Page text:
Indigenous community in Indonesia meets with leadership of palm oil company for first time in 25 years

Between December 6 - 9, 2021, representatives from the Roundtable on Sustainable Palm Oil (RSPO) and PT Inecda Plantations traveled to Talang Parit to meet with the community for the first time since their complaint was submitted to the RSPO in 2020. These meetings offer a glimmer of hope for the community and the island’s natural resources since the Indonesian government issued PT Inecda a plantation permit in 1984.

Bridging the gap between public funding and forest-based community enterprises

Not so long ago, these coffee producers in Bengkulu, a province on Sumatra island in Indonesia, were harvesting during the night to avoid being caught by forest rangers. Despite having lived on their lands for generations, the government considered their activities illegal. Now, the local communities proudly cultivate their coffee in the daylight—and preserve the forest at the same time. The government even provides financing to their cooperative. By supporting the community to care for and harvest from the forest, they are both supporting local livelihoods and ensuring the forest is protected.

In 2014, President Joko Widodo had secured a voter bloc of 12 million Indigenous Peoples. But five years later, as he is seeking re-election in April’s presidential elections against the same political opponent, Jokowi has failed to secure the endorsement of the Indigenous Peoples Alliance of the Archipelago (AMAN)—Indonesia’s largest indigenous network—whose voting bloc has doubled in size since 2014.

With forest rights, indigenous Indonesians stave off mining, palm oil
With forest rights, indigenous Indonesians stave off mining, palm oil

Governments maintain control over more than two-thirds of global forest area, much of which is claimed by local communities, RRI said in a recent report. In Indonesia, indigenous people are estimated to have ownership rights over 40 million hectares of customary forest and other land.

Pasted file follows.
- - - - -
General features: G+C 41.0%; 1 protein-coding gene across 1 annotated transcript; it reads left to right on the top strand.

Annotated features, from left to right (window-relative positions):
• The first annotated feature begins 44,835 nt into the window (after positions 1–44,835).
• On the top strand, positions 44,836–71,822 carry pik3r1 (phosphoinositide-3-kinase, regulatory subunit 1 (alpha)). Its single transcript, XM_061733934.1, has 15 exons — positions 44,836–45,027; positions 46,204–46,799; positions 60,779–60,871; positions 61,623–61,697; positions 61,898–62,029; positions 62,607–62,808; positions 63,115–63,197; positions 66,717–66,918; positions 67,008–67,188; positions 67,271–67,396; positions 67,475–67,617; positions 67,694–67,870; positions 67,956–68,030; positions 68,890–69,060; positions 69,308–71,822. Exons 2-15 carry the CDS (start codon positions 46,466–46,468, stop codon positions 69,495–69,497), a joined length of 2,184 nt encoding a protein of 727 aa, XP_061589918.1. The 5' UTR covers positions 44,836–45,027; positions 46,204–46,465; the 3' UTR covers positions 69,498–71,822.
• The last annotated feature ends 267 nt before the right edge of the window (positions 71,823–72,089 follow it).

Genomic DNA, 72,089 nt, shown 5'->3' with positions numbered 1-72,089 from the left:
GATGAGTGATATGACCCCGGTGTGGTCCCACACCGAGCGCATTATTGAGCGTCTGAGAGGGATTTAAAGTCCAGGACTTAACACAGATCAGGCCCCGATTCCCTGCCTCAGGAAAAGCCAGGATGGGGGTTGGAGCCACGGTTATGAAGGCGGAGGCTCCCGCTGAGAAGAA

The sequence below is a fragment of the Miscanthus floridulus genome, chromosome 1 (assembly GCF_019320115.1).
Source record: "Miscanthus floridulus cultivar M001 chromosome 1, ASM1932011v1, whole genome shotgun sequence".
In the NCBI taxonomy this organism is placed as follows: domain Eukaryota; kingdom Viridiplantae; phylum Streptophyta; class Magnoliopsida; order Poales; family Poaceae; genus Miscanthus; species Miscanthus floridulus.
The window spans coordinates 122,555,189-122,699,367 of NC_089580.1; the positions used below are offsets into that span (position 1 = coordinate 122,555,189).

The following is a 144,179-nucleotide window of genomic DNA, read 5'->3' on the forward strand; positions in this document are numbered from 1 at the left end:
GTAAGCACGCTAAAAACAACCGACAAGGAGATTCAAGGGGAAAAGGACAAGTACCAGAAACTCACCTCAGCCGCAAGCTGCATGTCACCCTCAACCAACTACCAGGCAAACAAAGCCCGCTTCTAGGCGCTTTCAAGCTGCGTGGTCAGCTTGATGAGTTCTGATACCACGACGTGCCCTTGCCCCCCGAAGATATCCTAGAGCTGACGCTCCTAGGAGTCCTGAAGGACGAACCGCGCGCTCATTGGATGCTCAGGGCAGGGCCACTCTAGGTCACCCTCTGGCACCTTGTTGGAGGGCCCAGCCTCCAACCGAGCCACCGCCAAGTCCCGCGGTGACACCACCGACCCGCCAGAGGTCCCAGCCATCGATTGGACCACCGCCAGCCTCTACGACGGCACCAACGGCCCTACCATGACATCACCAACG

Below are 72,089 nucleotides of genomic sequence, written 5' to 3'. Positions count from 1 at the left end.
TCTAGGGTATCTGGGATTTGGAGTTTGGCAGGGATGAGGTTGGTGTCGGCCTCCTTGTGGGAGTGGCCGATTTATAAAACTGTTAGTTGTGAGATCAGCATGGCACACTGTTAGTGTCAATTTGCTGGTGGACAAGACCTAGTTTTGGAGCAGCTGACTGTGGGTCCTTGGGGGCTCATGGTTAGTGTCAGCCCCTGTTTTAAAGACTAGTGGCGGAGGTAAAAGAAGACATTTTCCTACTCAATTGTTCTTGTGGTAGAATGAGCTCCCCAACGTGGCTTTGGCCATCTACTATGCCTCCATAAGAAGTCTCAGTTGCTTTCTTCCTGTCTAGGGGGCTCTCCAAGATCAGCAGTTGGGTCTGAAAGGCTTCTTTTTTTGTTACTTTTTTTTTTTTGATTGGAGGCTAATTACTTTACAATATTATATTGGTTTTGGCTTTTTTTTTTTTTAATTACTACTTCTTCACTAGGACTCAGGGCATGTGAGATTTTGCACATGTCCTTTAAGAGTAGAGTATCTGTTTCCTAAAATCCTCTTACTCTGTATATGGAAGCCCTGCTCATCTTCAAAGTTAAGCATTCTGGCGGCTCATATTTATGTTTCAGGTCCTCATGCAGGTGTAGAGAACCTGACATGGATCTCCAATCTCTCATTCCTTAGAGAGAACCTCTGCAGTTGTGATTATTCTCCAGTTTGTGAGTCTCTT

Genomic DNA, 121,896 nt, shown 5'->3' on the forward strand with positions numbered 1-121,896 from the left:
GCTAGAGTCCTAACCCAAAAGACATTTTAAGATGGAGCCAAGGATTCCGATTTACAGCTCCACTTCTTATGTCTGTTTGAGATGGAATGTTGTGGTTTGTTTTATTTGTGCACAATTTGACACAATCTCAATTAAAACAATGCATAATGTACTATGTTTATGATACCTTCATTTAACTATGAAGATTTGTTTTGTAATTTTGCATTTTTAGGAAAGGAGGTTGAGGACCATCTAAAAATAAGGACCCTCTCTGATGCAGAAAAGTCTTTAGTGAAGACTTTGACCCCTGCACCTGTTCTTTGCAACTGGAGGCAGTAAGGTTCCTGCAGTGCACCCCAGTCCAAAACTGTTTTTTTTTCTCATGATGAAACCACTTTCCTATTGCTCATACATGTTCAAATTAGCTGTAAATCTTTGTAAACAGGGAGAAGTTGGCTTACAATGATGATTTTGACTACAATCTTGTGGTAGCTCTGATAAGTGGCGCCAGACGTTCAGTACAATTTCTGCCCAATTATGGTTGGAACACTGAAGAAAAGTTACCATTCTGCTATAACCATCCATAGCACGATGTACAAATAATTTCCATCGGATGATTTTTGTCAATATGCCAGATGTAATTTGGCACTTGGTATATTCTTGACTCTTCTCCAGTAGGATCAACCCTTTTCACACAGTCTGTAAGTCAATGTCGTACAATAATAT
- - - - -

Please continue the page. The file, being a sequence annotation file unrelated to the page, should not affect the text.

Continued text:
Photo Essay: Protecting the Forests, Protecting Dragon’s Blood

Indonesia faces a deforestation crisis: an estimated 55 percent of forests located in concession areas were lost over a period of 15 years (2000-2015), with an estimated total loss of more than 6.7 million hectares within and outside of concession areas. The country has been losing its forests at a rapid rate for decades, and in turn, adat and local communities’ livelihoods are under threat, and the wildlife and plant diversity in their traditional territories is being lost….

View the full photo essay here.

In Indonesia, large portions of lands and forests have been allocated for industrial plantations and extractive businesses with little respect for the land rights of the Indigenous Peoples and local communities occupying or claiming these areas, despite a 2013 Constitutional Court Ruling stating that customary forests should be returned to their traditional owners.

Stepping Forward to Lead on Indigenous Rights
Stepping Forward to Lead on Indigenous Rights

When nine women farmers from the Kendeng community in Central Java encased their feet in cement blocks last year, many indigenous advocates understood how that felt. Dressed in their traditional clothing, these women protested outside the State Palace in Jakarta to block a proposed cement plant that would pollute the rivers flowing through their villages. Their livelihoods as farmers were under threat, as was their cultural heritage.